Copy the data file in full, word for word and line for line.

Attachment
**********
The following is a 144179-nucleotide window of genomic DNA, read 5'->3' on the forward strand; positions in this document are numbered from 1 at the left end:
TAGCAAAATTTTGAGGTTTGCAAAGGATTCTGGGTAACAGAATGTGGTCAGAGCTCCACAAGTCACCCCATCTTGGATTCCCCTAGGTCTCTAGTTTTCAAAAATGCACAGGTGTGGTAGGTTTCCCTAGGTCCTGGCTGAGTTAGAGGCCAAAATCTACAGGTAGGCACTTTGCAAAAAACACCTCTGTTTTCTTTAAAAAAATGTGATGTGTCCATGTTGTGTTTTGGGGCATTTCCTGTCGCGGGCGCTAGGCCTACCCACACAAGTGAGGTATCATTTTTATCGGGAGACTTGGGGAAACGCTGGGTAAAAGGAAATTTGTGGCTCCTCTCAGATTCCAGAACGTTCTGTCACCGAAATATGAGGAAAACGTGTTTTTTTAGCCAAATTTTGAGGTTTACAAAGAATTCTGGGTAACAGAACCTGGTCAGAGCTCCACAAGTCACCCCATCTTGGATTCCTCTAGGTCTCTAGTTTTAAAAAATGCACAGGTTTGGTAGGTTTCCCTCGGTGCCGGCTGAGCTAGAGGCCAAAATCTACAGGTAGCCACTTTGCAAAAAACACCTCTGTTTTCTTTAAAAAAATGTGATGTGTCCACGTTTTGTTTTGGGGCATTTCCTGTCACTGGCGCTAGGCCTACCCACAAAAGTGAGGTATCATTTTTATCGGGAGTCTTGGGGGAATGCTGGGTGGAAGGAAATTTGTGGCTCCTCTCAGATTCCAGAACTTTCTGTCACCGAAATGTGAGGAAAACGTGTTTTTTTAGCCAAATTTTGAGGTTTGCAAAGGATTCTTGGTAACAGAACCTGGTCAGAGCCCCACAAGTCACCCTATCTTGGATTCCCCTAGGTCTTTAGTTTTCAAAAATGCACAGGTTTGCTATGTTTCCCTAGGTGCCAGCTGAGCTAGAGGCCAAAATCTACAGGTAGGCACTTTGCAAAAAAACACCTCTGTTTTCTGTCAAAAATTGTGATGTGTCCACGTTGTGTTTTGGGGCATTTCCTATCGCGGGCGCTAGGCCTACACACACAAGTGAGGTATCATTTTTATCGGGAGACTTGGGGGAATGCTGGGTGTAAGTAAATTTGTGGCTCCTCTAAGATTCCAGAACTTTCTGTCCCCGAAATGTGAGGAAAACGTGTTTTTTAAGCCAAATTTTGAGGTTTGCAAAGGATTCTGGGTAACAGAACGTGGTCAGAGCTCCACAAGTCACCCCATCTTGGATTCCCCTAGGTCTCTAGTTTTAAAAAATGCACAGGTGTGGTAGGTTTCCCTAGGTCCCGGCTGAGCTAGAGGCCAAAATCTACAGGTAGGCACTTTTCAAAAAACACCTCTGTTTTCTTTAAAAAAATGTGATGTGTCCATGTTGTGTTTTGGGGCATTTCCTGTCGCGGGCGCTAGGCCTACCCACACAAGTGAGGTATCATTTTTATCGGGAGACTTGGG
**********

The following is a 144179-nucleotide window of genomic DNA, read 5'->3' on the forward strand; positions in this document are numbered from 1 at the left end:
TAGCAAAATTTTGAGGTTTGCAAAGGATTCTGGGTAACAGAATGTGGTCAGAGCTCCACAAGTCACCCCATCTTGGATTCCCCTAGGTCTCTAGTTTTCAAAAATGCACAGGTGTGGTAGGTTTCCCTAGGTCCTGGCTGAGTTAGAGGCCAAAATCTACAGGTAGGCACTTTGCAAAAAACACCTCTGTTTTCTTTAAAAAAATGTGATGTGTCCATGTTGTGTTTTGGGGCATTTCCTGTCGCGGGCGCTAGGCCTACCCACACAAGTGAGGTATCATTTTTATCGGGAGACTTGGGGAAACGCTGGGTAAAAGGAAATTTGTGGCTCCTCTCAGATTCCAGAACGTTCTGTCACCGAAATATGAGGAAAACGTGTTTTTTTAGCCAAATTTTGAGGTTTACAAAGAATTCTGGGTAACAGAACCTGGTCAGAGCTCCACAAGTCACCCCATCTTGGATTCCTCTAGGTCTCTAGTTTTAAAAAATGCACAGGTTTGGTAGGTTTCCCTCGGTGCCGGCTGAGCTAGAGGCCAAAATCTACAGGTAGCCACTTTGCAAAAAACACCTCTGTTTTCTTTAAAAAAATGTGATGTGTCCACGTTTTGTTTTGGGGCATTTCCTGTCACTGGCGCTAGGCCTACCCACAAAAGTGAGGTATCATTTTTATCGGGAGTCTTGGGGGAATGCTGGGTGGAAGGAAATTTGTGGCTCCTCTCAGATTCCAGAACTTTCTGTCACCGAAATGTGAGGAAAACGTGTTTTTTTAGCCAAATTTTGAGGTTTGCAAAGGATTCTTGGTAACAGAACCTGGTCAGAGCCCCACAAGTCACCCTATCTTGGATTCCCCTAGGTCTTTAGTTTTCAAAAATGCACAGGTTTGCTATGTTTCCCTAGGTGCCAGCTGAGCTAGAGGCCAAAATCTACAGGTAGGCACTTTGCAAAAAAACACCTCTGTTTTCTGTCAAAAATTGTGATGTGTCCACGTTGTGTTTTGGGGCATTTCCTATCGCGGGCGCTAGGCCTACACACACAAGTGAGGTATCATTTTTATCGGGAGACTTGGGGGAATGCTGGGTGTAAGTAAATTTGTGGCTCCTCTAAGATTCCAGAACTTTCTGTCCCCGAAATGTGAGGAAAACGTGTTTTTTAAGCCAAATTTTGAGGTTTGCAAAGGATTCTGGGTAACAGAACGTGGTCAGAGCTCCACAAGTCACCCCATCTTGGATTCCCCTAGGTCTCTAGTTTTAAAAAATGCACAGGTGTGGTAGGTTTCCCTAGGTCCCGGCTGAGCTAGAGGCCAAAATCTACAGGTAGGCACTTTTCAAAAAACACCTCTGTTTTCTTTAAAAAAATGTGATGTGTCCATGTTGTGTTTTGGGGCATTTCCTGTCGCGGGCGCTAGGCCTACCCACACAAGTGAGGTATCATTTTTATCGGGAGACTTGGG